I open the door flip flops in my hand because, clearly, tonight is the night when I have decided to give myself a foot infection. I am not exactly drunk, but I might agree that tipsy would be the appropriate word to use. Although Arsenal Fan, who is at Glastonbury, has been texting me all evening about what he is doing, and, obviously I am not there and have been in Brixton instead, I have had a rather wonderful evening. Such is my state of mind currently, I probably wouldn't have swapped it for Glastonbury. Maybe. And this is adding to my general Pimms-Vodka-Comedy triangle of wanting to come in and dance around the living room -
"Have you heard the news?"
Director Boy's voice comes down the stairs the moment I close the door. I know that Andy Murray is through to the third round, which, let me be honest, is my favourite form of news currently. The fact that I do not know there is news of any other sort to be aware of would probably suggest that I am missing out on something.
"No" I say, taking my time over the stairs because, well, y'know.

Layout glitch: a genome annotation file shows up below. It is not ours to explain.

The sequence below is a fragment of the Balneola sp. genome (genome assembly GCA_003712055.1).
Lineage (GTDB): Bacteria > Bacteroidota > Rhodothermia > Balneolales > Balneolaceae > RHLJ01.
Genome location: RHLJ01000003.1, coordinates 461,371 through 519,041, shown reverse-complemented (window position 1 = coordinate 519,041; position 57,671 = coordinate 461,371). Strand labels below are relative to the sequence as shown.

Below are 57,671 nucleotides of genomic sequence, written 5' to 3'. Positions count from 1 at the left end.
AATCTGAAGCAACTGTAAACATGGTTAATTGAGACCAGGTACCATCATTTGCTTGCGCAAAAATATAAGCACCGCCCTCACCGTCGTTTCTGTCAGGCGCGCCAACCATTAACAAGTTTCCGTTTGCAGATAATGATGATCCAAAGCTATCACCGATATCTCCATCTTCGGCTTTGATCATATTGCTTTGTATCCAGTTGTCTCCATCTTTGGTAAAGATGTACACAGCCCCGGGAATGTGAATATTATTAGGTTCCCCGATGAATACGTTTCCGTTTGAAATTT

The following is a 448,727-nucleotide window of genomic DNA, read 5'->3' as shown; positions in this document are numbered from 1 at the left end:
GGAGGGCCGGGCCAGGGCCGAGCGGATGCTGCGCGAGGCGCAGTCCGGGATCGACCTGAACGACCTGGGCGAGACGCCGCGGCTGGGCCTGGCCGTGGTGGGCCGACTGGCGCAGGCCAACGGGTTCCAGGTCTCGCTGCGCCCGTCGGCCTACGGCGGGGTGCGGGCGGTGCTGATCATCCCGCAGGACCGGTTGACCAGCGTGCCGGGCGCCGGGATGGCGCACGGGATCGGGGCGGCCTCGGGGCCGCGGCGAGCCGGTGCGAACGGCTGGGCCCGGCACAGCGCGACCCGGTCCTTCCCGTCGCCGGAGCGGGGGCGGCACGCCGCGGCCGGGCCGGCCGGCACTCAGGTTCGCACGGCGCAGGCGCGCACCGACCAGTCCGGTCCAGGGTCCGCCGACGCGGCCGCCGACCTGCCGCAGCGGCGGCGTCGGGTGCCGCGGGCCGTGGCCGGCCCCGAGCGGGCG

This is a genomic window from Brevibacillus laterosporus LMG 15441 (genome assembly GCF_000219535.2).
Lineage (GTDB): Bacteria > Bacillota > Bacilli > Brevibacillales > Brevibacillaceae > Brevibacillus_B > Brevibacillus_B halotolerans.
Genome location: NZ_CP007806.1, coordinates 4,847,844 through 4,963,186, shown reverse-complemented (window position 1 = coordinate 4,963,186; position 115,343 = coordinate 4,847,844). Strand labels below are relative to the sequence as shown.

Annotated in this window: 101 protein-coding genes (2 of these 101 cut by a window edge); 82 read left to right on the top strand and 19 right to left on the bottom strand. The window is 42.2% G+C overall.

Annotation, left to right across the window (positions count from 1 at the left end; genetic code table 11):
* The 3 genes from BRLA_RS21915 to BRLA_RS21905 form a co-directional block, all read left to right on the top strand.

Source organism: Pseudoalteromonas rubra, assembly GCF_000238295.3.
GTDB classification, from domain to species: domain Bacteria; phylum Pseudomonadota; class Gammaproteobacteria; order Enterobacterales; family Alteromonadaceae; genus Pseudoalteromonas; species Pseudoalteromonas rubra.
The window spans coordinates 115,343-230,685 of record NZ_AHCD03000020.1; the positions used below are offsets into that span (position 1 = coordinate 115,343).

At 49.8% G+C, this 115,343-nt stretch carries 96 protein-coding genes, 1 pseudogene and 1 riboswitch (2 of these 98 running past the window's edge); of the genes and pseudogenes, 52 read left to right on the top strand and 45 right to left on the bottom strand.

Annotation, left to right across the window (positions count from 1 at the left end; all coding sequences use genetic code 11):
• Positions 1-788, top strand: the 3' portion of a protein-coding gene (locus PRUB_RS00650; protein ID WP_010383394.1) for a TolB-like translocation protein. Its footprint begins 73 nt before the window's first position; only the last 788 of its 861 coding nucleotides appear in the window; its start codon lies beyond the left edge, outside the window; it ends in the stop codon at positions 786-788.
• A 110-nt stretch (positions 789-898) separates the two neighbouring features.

"Michael Jackson's died".
It is fair to say that this is not what I expected to hear. I round the corner and enter the living room where, ever 21st century consumers, BBC rolling news plays in one corner, and twitter in the other.
And it would seem - it is true. Some how the news sobers me entirely because I know this is one of those 'where were you?' moments. Me, I'm going to have to say slightly tipsy, incubating a foot infection, on the stairs of a flat in Streatham.
I sit down, compelled by some force I cannot rationalise, to watch. Though I know there is nothing more to be said.
Because I buy into this world. I buy into icons and music and fans and fame. I buy into everything that made this man great and made him terrible. More than that I buy into the ability of a song to make you smile, to make you cry, to define a moment of your life in a way nothing else ever quite does. Of the power of one man or woman on stage to make you understand all that cannot be understood any other way. And though I am too young to remember the Michael Jackson of the eighties (and, yes, as a child of Britpop I delighted in that Jarvis Cocker moment) it has not stopped his music, his videos, his dance routines, bleeding into my life and my memories.
And as I sit I realise I cannot fight the aching sadness that it should end like this.